On the other hand, the author does present a very interesting reading of the Bible froma theologically informed theatrical perspective. This is new scholarship and the author shouldbe commended for delving into the “activities of the ancient Israelites that were either theatrical or actually theatre” (25). This is the type of history that Christian theatre academiciansand artists crave and is very useful in the classroom or teaching laboratory. In fact, togetherwith two sections of a later chapter that frame advice for Christian writers and actors, thispart on theatre history in the Bible would prove useful to any theatre or religion classroom.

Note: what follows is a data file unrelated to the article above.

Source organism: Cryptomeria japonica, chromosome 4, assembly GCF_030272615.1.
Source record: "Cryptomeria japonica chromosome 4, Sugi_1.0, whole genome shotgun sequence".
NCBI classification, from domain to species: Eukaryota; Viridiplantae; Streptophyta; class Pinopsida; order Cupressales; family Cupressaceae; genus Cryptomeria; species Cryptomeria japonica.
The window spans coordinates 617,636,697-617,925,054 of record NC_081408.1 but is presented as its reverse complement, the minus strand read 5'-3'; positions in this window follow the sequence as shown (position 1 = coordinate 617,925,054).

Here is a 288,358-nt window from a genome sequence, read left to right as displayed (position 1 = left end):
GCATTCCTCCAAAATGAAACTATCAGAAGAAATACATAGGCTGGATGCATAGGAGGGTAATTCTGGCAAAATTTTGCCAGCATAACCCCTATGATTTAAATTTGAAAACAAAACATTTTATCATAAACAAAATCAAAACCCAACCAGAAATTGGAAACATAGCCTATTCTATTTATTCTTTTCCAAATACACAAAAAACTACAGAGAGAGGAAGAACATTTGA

Whereas Savidge presents interesting readings of the Bible, sometimes he takes liberties in those interpretations without adding that these are speculative and/or possibilities. For instance, in discussing God’s speaking to Jeremiah, Savidge writes that the signs and symbols used to help Jeremiah understand his prophetic nature are, in fact, theatre. Although theatre is built on signs and symbols in that theatre is not what it purports to be, but a once-removed symbol of that feature (see Ferdinand de Saussure’s sign/signifier/signified), perhaps acknowledging this as an exploratory aspect would strengthen the argument and build more intentional biblical corollaries. Furthermore, a very interesting theological semiotic study on the possible meanings of biblical Hebraic performative characteristics would prove useful to both schools of religion and theatre. With his metaphor and semiotic biblical explications, Savidge goes in and out of understanding these phenomena. In fact, in challenging widespread viewpoints equating Jesus’ parables with theatre, Savidge devotes a paragraph to helping audiences see that metaphorical stories do not theatre make.